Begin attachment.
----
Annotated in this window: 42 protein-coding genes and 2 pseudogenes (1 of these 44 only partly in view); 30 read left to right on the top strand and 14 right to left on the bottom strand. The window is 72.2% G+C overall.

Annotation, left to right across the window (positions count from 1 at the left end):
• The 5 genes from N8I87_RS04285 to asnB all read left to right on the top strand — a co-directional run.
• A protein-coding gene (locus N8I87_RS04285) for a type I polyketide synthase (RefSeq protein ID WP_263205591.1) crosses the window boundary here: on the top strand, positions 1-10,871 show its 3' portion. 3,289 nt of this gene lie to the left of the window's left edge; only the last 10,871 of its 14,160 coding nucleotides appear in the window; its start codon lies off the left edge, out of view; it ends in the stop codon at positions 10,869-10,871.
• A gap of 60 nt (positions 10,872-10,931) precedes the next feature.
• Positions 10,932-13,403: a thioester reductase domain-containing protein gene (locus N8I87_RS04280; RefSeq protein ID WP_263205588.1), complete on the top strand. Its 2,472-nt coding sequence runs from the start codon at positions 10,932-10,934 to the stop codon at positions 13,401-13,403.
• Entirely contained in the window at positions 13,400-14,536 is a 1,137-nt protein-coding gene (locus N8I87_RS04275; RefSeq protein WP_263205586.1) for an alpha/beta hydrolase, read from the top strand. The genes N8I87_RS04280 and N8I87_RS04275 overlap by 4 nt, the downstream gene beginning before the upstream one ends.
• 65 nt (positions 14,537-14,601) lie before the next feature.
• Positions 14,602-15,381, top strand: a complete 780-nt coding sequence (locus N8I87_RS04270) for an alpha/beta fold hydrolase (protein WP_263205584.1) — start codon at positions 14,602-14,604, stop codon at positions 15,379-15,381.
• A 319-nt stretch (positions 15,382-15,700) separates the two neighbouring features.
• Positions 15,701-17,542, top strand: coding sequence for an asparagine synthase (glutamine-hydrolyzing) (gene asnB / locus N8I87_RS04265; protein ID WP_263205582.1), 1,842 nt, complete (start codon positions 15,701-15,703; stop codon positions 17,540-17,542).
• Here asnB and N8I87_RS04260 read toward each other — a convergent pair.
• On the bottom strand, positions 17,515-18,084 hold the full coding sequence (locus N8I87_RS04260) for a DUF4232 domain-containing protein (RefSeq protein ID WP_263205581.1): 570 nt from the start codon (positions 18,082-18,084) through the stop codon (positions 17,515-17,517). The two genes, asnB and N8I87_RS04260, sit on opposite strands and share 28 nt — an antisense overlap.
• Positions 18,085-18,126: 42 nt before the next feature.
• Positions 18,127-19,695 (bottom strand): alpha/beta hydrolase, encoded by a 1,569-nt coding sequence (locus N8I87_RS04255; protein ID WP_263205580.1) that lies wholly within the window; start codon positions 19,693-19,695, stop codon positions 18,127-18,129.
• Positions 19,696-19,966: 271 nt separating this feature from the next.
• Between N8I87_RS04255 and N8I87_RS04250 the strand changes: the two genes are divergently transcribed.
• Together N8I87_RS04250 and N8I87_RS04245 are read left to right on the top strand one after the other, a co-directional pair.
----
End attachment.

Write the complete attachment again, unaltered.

Annotated in this window: 42 protein-coding genes and 2 pseudogenes (1 of these 44 only partly in view); 30 read left to right on the top strand and 14 right to left on the bottom strand. The window is 72.2% G+C overall.

Annotation, left to right across the window (positions count from 1 at the left end):
• The 5 genes from N8I87_RS04285 to asnB all read left to right on the top strand — a co-directional run.
• A protein-coding gene (locus N8I87_RS04285) for a type I polyketide synthase (RefSeq protein ID WP_263205591.1) crosses the window boundary here: on the top strand, positions 1-10,871 show its 3' portion. 3,289 nt of this gene lie to the left of the window's left edge; only the last 10,871 of its 14,160 coding nucleotides appear in the window; its start codon lies off the left edge, out of view; it ends in the stop codon at positions 10,869-10,871.
• A gap of 60 nt (positions 10,872-10,931) precedes the next feature.
• Positions 10,932-13,403: a thioester reductase domain-containing protein gene (locus N8I87_RS04280; RefSeq protein ID WP_263205588.1), complete on the top strand. Its 2,472-nt coding sequence runs from the start codon at positions 10,932-10,934 to the stop codon at positions 13,401-13,403.
• Entirely contained in the window at positions 13,400-14,536 is a 1,137-nt protein-coding gene (locus N8I87_RS04275; RefSeq protein WP_263205586.1) for an alpha/beta hydrolase, read from the top strand. The genes N8I87_RS04280 and N8I87_RS04275 overlap by 4 nt, the downstream gene beginning before the upstream one ends.
• 65 nt (positions 14,537-14,601) lie before the next feature.
• Positions 14,602-15,381, top strand: a complete 780-nt coding sequence (locus N8I87_RS04270) for an alpha/beta fold hydrolase (protein WP_263205584.1) — start codon at positions 14,602-14,604, stop codon at positions 15,379-15,381.
• A 319-nt stretch (positions 15,382-15,700) separates the two neighbouring features.
• Positions 15,701-17,542, top strand: coding sequence for an asparagine synthase (glutamine-hydrolyzing) (gene asnB / locus N8I87_RS04265; protein ID WP_263205582.1), 1,842 nt, complete (start codon positions 15,701-15,703; stop codon positions 17,540-17,542).
• Here asnB and N8I87_RS04260 read toward each other — a convergent pair.
• On the bottom strand, positions 17,515-18,084 hold the full coding sequence (locus N8I87_RS04260) for a DUF4232 domain-containing protein (RefSeq protein ID WP_263205581.1): 570 nt from the start codon (positions 18,082-18,084) through the stop codon (positions 17,515-17,517). The two genes, asnB and N8I87_RS04260, sit on opposite strands and share 28 nt — an antisense overlap.
• Positions 18,085-18,126: 42 nt before the next feature.
• Positions 18,127-19,695 (bottom strand): alpha/beta hydrolase, encoded by a 1,569-nt coding sequence (locus N8I87_RS04255; protein ID WP_263205580.1) that lies wholly within the window; start codon positions 19,693-19,695, stop codon positions 18,127-18,129.
• Positions 19,696-19,966: 271 nt separating this feature from the next.
• Between N8I87_RS04255 and N8I87_RS04250 the strand changes: the two genes are divergently transcribed.
• Together N8I87_RS04250 and N8I87_RS04245 are read left to right on the top strand one after the other, a co-directional pair.